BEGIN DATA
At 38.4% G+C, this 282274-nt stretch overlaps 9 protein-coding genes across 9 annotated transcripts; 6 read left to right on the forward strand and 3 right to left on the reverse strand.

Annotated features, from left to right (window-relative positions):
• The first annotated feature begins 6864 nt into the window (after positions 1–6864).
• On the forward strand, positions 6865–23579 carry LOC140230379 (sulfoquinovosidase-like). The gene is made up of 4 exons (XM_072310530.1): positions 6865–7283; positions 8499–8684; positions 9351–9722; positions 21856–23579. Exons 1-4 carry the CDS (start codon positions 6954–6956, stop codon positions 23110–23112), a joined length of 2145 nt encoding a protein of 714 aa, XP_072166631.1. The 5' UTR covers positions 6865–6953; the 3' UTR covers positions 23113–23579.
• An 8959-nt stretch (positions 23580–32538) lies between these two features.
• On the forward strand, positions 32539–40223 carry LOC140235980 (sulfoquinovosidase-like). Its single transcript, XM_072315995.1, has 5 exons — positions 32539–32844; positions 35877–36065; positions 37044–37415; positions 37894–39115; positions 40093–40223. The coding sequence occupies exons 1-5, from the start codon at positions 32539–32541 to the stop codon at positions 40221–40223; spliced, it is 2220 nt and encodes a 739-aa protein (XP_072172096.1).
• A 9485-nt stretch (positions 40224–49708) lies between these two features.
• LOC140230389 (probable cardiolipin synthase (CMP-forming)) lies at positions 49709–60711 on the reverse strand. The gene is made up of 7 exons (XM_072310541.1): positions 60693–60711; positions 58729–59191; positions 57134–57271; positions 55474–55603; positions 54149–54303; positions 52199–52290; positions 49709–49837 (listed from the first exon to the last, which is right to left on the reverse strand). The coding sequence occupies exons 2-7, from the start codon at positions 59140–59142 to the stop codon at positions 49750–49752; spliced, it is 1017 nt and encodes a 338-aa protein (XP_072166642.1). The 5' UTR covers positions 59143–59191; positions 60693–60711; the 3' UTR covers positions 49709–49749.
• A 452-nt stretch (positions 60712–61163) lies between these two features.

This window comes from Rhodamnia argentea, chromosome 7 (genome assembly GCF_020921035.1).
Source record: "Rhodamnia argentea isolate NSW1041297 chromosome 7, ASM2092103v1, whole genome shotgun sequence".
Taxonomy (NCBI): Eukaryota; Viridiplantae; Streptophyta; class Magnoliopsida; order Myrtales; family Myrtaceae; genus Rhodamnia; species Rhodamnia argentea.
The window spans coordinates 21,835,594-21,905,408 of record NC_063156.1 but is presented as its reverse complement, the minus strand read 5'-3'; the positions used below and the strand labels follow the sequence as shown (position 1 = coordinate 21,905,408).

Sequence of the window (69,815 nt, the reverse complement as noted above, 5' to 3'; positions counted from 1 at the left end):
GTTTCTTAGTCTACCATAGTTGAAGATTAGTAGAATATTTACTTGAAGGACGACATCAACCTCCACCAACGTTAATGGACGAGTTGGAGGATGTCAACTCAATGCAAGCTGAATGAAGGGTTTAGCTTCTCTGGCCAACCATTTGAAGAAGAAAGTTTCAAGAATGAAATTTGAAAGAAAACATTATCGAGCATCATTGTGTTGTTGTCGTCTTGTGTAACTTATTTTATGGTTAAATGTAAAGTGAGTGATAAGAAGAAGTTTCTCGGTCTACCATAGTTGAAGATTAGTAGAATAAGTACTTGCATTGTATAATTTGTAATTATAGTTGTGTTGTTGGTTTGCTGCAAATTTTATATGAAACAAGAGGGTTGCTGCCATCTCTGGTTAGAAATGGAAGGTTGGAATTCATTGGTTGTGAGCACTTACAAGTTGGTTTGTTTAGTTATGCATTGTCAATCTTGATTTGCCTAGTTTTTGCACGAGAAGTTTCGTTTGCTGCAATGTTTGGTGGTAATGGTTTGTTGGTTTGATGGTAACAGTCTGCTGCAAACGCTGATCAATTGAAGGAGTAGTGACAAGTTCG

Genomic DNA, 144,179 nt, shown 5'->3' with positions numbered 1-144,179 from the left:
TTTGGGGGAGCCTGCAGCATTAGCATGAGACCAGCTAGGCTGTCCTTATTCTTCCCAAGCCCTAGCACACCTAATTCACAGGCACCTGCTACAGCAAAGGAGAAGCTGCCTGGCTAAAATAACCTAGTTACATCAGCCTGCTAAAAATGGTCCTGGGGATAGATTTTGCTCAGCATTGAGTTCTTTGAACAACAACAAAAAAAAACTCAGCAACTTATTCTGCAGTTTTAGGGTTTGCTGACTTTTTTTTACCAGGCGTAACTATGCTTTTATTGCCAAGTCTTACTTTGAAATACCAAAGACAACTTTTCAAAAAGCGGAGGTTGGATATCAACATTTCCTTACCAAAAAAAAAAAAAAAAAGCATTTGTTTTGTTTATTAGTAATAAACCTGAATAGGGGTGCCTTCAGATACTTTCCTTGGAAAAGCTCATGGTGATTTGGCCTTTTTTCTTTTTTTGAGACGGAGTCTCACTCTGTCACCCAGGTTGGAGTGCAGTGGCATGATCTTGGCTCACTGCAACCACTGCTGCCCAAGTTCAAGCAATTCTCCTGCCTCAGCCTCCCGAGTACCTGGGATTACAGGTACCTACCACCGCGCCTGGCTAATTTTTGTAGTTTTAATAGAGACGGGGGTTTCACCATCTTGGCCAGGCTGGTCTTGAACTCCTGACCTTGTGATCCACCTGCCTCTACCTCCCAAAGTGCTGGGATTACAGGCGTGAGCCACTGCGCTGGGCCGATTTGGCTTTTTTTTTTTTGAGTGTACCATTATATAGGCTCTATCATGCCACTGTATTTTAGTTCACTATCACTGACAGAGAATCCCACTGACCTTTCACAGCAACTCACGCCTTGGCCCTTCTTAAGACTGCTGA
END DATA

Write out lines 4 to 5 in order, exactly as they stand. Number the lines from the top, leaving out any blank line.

• On the forward strand, positions 6865–23579 carry LOC140230379 (sulfoquinovosidase-like). The gene is made up of 4 exons (XM_072310530.1): positions 6865–7283; positions 8499–8684; positions 9351–9722; positions 21856–23579. Exons 1-4 carry the CDS (start codon positions 6954–6956, stop codon positions 23110–23112), a joined length of 2145 nt encoding a protein of 714 aa, XP_072166631.1. The 5' UTR covers positions 6865–6953; the 3' UTR covers positions 23113–23579.
• An 8959-nt stretch (positions 23580–32538) lies between these two features.